I have no idea what I’m doing in college. Not so much in the day-to-day stuff — I’m told that I’m a genius in the art of waking up and going to class — but more in the long-term planning sense. I tend to flounder when it comes to making decisions that impact my life past the morning’s breakfast. (Bacon and eggs with a side of bacon. Nailed it!)
For some perspective, I’m 63 credits into college and I just decided that it might be time to decide on a major, not that I don’t enjoy spending obscene amounts of money to just float around the system, mind you. So take all my advice with about six billion grains of salt.
The deadline for choosing classes for spring semester is upon us, and some of us will be making some very difficult decisions regarding our futures. Some are preparing to transfer or getting ready to dive headfirst into a new degree program, maybe even rethinking life goals.
And then there’s me, who did all of those things in the span of a week.
So registration will be a bit of an interesting process this year. In addition to the vicious midnight scramble to sign up for classes we don’t have a strong desire to attend (I’m looking at you, Statistics for Business and Economics), many of us now have life-changing decisions to ponder.
In the midst of making those decisions, I’ve come to realize that I have three distinct types of questions regarding registration: realistic, lazy and desperate.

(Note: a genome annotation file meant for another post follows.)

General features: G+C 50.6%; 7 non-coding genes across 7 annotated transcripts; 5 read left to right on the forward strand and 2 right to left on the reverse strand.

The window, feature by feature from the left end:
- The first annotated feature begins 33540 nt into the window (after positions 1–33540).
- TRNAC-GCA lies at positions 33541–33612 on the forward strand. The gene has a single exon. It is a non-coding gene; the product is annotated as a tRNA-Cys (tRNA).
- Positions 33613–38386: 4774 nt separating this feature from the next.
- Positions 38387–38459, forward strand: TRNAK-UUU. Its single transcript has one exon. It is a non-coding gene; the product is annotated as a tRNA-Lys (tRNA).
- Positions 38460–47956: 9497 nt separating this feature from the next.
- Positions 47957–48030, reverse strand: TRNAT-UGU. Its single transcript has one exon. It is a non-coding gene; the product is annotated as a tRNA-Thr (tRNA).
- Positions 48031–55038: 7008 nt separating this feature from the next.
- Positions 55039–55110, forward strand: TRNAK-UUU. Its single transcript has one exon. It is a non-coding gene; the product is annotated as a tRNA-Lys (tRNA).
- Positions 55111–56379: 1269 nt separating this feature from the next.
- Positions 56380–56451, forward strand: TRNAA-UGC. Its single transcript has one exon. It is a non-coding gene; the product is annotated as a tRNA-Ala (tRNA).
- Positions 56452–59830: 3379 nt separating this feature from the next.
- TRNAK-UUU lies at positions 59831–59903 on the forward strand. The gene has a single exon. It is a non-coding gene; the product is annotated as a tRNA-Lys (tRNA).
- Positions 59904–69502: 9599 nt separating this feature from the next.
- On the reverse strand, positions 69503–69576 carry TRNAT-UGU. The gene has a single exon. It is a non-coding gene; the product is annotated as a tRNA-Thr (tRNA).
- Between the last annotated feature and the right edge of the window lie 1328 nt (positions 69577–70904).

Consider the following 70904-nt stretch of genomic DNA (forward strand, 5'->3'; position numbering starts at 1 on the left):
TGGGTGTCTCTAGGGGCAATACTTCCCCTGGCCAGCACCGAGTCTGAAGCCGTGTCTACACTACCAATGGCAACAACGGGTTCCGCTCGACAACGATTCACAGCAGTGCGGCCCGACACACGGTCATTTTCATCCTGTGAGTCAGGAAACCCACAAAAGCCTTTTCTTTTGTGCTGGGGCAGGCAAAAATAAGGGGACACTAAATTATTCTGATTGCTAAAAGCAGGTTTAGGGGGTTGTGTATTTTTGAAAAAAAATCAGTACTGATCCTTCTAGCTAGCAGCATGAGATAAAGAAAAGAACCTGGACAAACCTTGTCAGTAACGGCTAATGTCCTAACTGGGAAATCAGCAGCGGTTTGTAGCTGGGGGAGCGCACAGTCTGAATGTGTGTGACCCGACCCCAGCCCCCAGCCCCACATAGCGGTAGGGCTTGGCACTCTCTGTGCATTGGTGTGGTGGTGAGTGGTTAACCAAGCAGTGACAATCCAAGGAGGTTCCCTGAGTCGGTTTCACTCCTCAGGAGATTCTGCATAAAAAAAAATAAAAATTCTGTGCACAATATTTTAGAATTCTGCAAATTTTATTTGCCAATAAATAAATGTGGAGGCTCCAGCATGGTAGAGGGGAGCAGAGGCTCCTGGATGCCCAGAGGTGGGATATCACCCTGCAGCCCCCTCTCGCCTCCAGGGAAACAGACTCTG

Realistic questions are, “Should I decide to minor in history or psychology?” The lazy questions sound a bit like, “Do I really want to stack nine credits’ worth of economics courses onto one day?” and “Can I just pay the College of Business to live in an empty office so I can save time in the mornings?”
And then there are the desperate cries of, “What do you mean that my 055-level snowshoeing course doesn’t transfer to my business major?!”
Basically, I’m making all of my plans up as I go along.
I don’t think that’s entirely a bad thing, either. I have no idea what experiences will be useful later in life, much less what is worth spending money on in the present. So yes, maybe it is an odd use of money to buy a season pass to Alyeska and refuse to schedule classes on Fridays. I probably shouldn’t decide to take a 400-level course on Cold War economics just because I thought it looked cool in the register. And deciding to stack my classes to accommodate my work schedule may not work out in my favor.
But I’m going to do all of those things because I only get one shot at this and I really just don’t know any better. Mostly the second one.
So I guess that in the end, I have no real advice for your registration woes. You’re on your own with this one, unless you went to see an adviser. I hear those are nice.
It’s your call. Try an elective or two to break the stress, don’t let yourself get so overloaded that you burn out by March.
Though, if you do burn out by March, feel free to join me in my huddled ball of shame on the second floor of the library.
So just do it, take that kung-fu course, learn to mush sled dogs! Just go with what you feel. You really can’t go wrong with an extra elective or two. Unless you’re feeling a math elective. Because no one should ever want a math elective.